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the author: a story.

Once as children we wandered into a small suburban field. My mind has long changed how it appeared. Now, it is covered by perfectly copied houses. I may never know what that field actually looked like, but I'll always remember an endless savannah; trees like blackened bones reaching into the sky from a waterless earth. We found an oasis of green, shade, and the forgotten fort of apathetic teenagers.

the ancient one, the first snow

the ancient one, the first snow

Matu softly awakened Onu.

Onu stirred quickly and tensed. He held his breath a moment, smelled the familiar air around him, then relaxed and opened his eyes. Frost glistened on his eyelids. He breathed in deep the crisp scent of the first snow. He sat up, Matu exhaled into her hands and held them against Onu’s face. The warm moist air immediately returned the blood to his cheeks and melted the frost. Matu then dried his face with the furskin she wore around her body. Onu shoved her hand away, tenderly, then pushed himself to stand. His head bumped and raked against the rock and soil wall of the small dugout around them. He lost his balance and fell with a thud back onto the furskin bedding, bits of root and dirt clinging to his hair. Matu threw her head back and laughed loudly. Onu growled at her as he clasped his hand against the pain, then began to laugh too. He got up and tackled her, but she effortlessly caught him and locked him into an embrace. She loosened her grip and he pushed away. Onu got up and shook the earth from his head. The cold morning air tickled with icy teeth along his skin as he stood outside the hovel. He shivered and pulled himself back into Matu’s warmth. She hugged him, grabbed his furskin cloth off the rock behind her, where it warmed aside a small crackling fire. She put it around Onu and massaged the warmth of the furskin into his body.

The light was soft and cloudless that morning. Like the river they had crossed, the sky was a splash of pale grey, icy blue, and darkness. It was a young cold sun. It would only look upon them a hunt’s worth of time, then fade to ever longer night. The frost would deepen. But today would be bright and warm. The clear sky and wind brought a deep joy to Matu, who yelled out a bellow of praise. The weather for many days before enveloped Matu and Onu in a flat light. The clouds had hung so low, they sometimes clung to their skin, causing them to damply shiver while the cold deepened. The awakening sun brought the landscape into view, and what Matu looked upon had made her gasp: The earth rolled and sunk through the distance, and then suddenly became leviathans on the horizon. Ice draped over their stark stormy shoulders like cloudy white fur. She had seen the endless ice desert and its ancient wall once in her youth, but never had she seen the great rock that broke out of it. Matu, in a moment outside of time and full of fear and humble majesty, beheld an endless broken wall. As if an ancient barrier was slowly breaking under the weight of reality.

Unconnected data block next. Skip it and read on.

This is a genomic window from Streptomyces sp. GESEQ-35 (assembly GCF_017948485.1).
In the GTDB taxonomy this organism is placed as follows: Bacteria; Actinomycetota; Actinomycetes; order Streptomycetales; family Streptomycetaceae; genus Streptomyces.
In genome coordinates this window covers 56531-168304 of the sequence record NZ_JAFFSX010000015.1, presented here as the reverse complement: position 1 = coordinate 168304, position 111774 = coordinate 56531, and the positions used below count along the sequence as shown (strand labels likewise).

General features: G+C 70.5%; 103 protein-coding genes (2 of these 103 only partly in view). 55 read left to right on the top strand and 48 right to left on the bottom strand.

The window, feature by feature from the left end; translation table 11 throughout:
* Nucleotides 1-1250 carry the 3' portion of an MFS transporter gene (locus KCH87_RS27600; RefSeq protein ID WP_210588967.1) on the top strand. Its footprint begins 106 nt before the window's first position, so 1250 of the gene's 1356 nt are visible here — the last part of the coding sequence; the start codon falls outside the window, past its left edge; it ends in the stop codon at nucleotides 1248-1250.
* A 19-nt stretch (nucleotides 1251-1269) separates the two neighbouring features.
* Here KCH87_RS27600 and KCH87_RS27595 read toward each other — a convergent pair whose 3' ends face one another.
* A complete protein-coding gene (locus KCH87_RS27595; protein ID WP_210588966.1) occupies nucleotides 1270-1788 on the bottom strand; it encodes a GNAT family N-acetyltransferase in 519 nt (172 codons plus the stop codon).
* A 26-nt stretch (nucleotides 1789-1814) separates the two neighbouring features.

Onu followed Matu’s stare and mewled at the impossible sight. It reminded him of a story Matu had once told him about a wandering tribe long ago in a time of stories beyond memory. The tribe had wandered so far, they found an end to the endless desert of rock and ice. They fell off the edge and into this new land, ruled by mammoth beasts and endless game and harvest. The first nomads and hunters.

The silence of awe and stillness was broken by the crackle and spit of hot meat. Cooking on the fire was a hare. Its scent woke in him a fresh and yearning hunger as he remembered killing the hare the day before in the river valley. Matu had taught him to trust his body when tracking an animal, moving silently and intentionally while keeping every sense focused on the prey. The knowledge of movement deep within his memory, his body moving based on uninhibited instinct. Absolute presence. Eyes trained ahead, ready for the slightest movement across his peripheries.

Movement.

They went still, every muscle completely frozen and held in place. As slow as time would allow, Matu reached into a small pouch tied around her waist and pulled out a stone. She passed it to Onu, who then drew his arm back, eyesight not swaying from the hare’s head. Absolute focus. His arm snapped like a bow string.

Seeing Onu’s awakened hunger, Matu moved herself out of her paralysis. She removed the meat and tore off a leg for him. They ate the cooked hare in silence, focused on what little warmth and sustenance was sparingly provided by the meat and sharing in awe as the great stone giants woke and grew in the dawning light.  A plump furry animal watched them from its hole in the ground a rock thrown distance from the fire, eyes on their food. It would count itself lucky that it was not noticed against the brown and grey ground behind it.

the ancient one, a wild hunt

the ancient one, a wild hunt

the wanderer and the architect.

the wanderer and the architect.